There are an insane number of audio manufacturers out there (both mainstream as well as niche) that make IEMs of great repute. From the mainstream guys like Sennheiser to boutique houses like Grado, you have a multitude of stellar IEMs launching year after the year. The thing with audio equipment is that obsolescence isn’t really a thing like it is with other categories. There’s no faster chip, or more memory that needs to be added to audio products. They’re all analog devices at the core. And despite all the “Hi-Res” logos and “THX” certifications that newly released models might slap onto their boxes, a good in-ear launched a few years ago would still hold its own against something launched today. Think about it, would say an Etymotic ER4 bought a couple of years ago be any less awesome sounding than a modern day flagship launched only last year? Not necessarily. That being said, this doesn’t mean there’s no scope for innovation in this space. This year saw some great in-ears being launched, some great refreshes in the high end segment and even the introduction of new technologies. So without further ado let’s look at what the very best this year had to offer.
2017 Zero1 Award Winner: Noble Audio Kaiser Encore
Housing 10 balanced armature drivers on either side, the Kaiser Encore is an incredible sounding headphone. It is by far the best in-ear we have ever tested. Not only is it spectacularly accurate but one of the things that immediately strikes you is the incredible separation it is able to deliver. Every instrument is clear and crisp and every note just strikingly well represented. The bass does feel like it’s been tweaked to be a wee bit above flat, but it’s nowhere near overpowering. The dynamic range is fabulous – every sound from the lightest touch of a cymbal to the pluck of a thick string bass all just flows through like you are right there. The details, the texture and even the sibilance is beautiful and rich. Nuances on old favourite test tracks like the good old Hotel California studio recording or Dream Theater’s Learning to Live that were previously never noticed just jumped out clear as daylight. To draw comparisons we brought out our 2013 Zero1 runner up – the UE900. While the four driver UE900 can certainly hold its own, the Kaiser Encore is just decidedly superior. The UE900 didn’t do as well in high-instrument density scenarios. We also benchmarked it against the JH Audio Roxanne. The bass extension on those was quite refreshing but the Kaiser again proved to be the more sweeter sounding alternative. The Kaiser Encore is surprisingly sensitive and incredibly easy to drive – though its performance scales rapidly with the kind of source you are using.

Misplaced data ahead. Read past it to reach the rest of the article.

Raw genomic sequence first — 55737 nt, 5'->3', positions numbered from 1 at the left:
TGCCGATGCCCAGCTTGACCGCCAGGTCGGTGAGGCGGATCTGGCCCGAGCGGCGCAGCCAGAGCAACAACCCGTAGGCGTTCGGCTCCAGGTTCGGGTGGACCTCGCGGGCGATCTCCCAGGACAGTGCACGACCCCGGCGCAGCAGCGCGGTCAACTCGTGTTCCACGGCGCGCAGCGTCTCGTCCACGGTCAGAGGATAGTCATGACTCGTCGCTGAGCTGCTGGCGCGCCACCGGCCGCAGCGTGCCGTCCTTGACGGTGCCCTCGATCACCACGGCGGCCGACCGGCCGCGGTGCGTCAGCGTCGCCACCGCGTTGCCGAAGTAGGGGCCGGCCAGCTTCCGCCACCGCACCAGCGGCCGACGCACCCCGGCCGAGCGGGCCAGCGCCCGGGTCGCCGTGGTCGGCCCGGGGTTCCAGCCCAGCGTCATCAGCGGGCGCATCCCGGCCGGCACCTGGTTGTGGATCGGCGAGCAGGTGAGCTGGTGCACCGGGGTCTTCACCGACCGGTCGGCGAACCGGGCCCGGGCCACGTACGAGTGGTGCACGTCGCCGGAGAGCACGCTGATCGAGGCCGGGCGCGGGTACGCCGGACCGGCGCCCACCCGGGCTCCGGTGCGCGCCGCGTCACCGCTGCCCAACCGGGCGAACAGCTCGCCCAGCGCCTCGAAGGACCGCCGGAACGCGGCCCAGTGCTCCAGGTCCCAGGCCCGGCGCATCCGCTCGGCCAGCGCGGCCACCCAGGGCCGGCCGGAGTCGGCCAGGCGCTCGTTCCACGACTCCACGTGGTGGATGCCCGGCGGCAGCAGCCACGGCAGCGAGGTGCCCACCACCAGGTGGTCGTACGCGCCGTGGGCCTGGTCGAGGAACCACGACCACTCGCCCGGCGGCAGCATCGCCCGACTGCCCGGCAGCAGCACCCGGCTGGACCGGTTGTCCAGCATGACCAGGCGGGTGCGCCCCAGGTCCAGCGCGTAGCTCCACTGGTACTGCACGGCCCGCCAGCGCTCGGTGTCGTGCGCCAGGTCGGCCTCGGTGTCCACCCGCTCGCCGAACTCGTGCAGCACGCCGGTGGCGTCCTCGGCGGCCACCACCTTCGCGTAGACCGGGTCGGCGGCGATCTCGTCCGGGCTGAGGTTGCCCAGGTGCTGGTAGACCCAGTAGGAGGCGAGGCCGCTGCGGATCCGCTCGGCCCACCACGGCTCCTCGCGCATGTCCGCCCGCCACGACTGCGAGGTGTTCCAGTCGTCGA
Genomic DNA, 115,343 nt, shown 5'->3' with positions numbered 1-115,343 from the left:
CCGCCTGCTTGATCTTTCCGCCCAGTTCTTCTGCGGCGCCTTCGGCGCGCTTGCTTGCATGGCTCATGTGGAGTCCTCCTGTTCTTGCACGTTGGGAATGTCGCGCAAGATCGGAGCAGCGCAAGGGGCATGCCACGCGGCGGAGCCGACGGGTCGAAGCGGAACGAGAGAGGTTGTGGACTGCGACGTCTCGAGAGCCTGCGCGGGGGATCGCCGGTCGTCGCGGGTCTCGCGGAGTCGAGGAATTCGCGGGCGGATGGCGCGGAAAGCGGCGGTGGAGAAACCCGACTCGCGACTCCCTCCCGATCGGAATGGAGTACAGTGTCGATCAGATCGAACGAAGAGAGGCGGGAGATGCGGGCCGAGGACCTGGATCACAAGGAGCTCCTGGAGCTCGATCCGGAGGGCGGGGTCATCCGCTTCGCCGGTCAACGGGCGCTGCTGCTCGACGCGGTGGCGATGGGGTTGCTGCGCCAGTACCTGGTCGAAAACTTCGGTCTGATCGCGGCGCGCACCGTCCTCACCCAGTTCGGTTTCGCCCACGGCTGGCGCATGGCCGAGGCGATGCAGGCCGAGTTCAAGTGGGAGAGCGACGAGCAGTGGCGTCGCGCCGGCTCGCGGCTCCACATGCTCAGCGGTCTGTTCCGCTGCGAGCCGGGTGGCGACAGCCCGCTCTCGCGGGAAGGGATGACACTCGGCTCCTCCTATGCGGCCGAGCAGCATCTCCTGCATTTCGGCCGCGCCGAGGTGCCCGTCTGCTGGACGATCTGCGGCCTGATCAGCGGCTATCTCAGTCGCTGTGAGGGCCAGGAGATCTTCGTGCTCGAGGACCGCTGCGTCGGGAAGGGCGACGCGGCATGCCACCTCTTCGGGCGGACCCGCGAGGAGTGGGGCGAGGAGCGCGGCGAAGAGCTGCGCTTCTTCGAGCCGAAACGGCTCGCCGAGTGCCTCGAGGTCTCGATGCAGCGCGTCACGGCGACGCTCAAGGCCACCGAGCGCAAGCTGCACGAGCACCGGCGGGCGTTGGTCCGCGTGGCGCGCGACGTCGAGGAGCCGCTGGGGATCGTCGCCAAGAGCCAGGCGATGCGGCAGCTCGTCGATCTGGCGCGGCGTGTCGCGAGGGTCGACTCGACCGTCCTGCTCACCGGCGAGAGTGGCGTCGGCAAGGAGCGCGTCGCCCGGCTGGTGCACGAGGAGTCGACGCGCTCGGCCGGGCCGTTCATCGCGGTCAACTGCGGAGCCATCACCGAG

Runner up: Audeze iSine 10
This is another great in-ear sporting a brand new driver technology. Well not exactly brand new but in the world of in-ears it’s certainly a first. The sound signature on the iSine 10 is quite unique. Expansive is one way to describe it. Hard hitting bass sounds like kick drums or even snares sound incredibly natural on the iSine 10. They are a beautiful sounding pair but one that isn’t devoid of a few strange niggles. The large protruding magnets of the planar driver increase the bulk (although they do lend it a futuristic look). The biggest problem however was the fact that the insertion tube on the ear pieces is not the standard one found on regular in-ears; it’s fatter. Several Digit reviewers tried them out and couldn’t help but experience a bit of discomfort because of the fat stalk. In their own right, these are an incredible sounding pair of in-ears and if it wasn’t for the super-high end monster listed above, the Audeze iSine10 could’ve easily bagged itself the Zero1 Award.